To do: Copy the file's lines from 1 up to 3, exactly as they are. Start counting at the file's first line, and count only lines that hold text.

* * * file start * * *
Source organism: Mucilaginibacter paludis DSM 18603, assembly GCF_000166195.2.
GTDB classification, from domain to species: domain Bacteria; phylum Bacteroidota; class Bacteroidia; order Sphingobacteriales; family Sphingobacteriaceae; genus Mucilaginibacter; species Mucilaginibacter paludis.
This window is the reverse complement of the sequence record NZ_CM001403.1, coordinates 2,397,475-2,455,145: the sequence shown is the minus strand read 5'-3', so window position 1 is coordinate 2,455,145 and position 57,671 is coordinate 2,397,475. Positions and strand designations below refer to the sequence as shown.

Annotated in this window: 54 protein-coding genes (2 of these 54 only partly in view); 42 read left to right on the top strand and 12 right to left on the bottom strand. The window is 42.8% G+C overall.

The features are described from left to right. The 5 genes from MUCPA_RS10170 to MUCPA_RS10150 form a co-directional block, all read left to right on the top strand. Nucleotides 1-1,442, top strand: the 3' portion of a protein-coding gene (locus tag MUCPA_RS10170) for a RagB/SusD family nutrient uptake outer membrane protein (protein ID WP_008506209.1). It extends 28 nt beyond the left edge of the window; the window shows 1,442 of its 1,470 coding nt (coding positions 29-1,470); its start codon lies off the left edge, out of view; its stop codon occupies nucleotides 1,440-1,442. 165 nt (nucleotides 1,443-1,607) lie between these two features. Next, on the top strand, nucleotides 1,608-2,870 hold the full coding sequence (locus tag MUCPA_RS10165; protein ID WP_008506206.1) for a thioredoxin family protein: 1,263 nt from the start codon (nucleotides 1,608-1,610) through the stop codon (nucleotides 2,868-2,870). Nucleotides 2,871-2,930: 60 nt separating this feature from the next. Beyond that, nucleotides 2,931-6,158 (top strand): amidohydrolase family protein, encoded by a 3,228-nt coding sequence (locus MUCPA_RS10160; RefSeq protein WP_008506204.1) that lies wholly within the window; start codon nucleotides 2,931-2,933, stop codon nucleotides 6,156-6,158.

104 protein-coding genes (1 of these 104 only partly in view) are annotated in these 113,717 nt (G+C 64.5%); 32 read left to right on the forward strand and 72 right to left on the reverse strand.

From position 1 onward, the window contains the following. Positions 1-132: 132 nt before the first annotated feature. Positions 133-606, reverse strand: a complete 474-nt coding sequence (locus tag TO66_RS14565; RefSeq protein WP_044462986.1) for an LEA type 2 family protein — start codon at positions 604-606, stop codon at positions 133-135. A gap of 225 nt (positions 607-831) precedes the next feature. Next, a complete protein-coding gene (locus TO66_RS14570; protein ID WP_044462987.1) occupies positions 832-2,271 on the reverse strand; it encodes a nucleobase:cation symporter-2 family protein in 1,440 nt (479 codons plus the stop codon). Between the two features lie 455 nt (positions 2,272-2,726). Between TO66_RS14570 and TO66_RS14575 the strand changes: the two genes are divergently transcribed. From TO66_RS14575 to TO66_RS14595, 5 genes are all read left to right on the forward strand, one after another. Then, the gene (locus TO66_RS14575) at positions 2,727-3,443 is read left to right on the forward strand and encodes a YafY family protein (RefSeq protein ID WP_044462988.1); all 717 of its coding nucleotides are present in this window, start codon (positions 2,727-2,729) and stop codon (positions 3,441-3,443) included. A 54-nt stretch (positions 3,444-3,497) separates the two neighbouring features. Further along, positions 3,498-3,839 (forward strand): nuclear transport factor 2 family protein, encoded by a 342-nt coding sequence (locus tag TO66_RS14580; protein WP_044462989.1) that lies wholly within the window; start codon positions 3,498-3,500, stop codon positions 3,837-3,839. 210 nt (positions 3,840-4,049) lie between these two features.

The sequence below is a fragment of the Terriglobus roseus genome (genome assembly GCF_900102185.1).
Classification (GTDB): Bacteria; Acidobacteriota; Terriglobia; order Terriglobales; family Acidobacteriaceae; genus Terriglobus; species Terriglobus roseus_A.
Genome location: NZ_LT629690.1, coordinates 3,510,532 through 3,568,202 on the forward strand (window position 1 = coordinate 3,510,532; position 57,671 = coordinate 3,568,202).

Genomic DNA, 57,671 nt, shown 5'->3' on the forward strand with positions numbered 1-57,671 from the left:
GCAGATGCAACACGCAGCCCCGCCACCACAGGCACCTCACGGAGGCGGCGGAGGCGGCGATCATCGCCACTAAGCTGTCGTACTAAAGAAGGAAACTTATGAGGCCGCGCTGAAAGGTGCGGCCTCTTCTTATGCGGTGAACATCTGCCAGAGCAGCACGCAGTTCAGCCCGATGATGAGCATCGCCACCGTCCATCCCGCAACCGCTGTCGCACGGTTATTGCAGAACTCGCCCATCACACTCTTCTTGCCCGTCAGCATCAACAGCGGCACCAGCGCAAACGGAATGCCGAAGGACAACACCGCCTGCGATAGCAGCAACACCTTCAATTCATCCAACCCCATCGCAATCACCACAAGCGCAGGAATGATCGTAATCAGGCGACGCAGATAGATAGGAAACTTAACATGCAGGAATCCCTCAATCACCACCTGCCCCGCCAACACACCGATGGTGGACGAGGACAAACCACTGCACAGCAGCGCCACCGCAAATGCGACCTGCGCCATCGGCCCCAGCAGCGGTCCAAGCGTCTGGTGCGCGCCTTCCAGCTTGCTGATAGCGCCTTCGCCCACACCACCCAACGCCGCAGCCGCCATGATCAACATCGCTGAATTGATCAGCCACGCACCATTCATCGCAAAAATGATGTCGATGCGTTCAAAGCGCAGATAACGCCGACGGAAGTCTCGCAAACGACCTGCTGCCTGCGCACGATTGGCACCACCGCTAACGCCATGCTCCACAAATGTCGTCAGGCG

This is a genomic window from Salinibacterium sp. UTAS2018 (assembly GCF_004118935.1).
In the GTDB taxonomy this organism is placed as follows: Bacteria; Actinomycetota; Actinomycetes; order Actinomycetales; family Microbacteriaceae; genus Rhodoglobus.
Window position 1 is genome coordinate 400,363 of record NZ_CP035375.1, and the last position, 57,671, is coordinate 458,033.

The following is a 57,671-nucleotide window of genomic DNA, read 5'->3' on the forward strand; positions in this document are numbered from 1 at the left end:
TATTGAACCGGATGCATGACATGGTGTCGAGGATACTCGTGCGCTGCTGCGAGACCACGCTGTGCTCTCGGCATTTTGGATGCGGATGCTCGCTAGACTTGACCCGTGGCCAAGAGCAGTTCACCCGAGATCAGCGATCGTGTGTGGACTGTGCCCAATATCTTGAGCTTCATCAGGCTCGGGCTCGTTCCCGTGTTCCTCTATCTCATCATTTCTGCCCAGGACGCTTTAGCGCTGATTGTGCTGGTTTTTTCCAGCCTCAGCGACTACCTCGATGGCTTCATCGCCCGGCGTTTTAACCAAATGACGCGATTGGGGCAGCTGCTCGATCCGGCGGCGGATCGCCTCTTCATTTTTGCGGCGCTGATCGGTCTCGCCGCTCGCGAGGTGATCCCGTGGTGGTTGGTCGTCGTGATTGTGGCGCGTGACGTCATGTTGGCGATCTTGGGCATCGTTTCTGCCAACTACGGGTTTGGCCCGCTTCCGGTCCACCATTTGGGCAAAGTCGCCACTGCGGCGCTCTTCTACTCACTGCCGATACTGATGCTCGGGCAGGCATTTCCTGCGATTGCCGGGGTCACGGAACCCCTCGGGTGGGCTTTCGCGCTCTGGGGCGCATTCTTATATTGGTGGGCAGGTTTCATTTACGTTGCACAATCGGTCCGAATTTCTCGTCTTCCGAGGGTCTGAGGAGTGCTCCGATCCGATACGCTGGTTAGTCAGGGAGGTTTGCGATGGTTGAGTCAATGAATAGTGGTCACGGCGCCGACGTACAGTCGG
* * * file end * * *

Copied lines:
Source organism: Mucilaginibacter paludis DSM 18603, assembly GCF_000166195.2.
GTDB classification, from domain to species: domain Bacteria; phylum Bacteroidota; class Bacteroidia; order Sphingobacteriales; family Sphingobacteriaceae; genus Mucilaginibacter; species Mucilaginibacter paludis.
This window is the reverse complement of the sequence record NZ_CM001403.1, coordinates 2,397,475-2,455,145: the sequence shown is the minus strand read 5'-3', so window position 1 is coordinate 2,455,145 and position 57,671 is coordinate 2,397,475. Positions and strand designations below refer to the sequence as shown.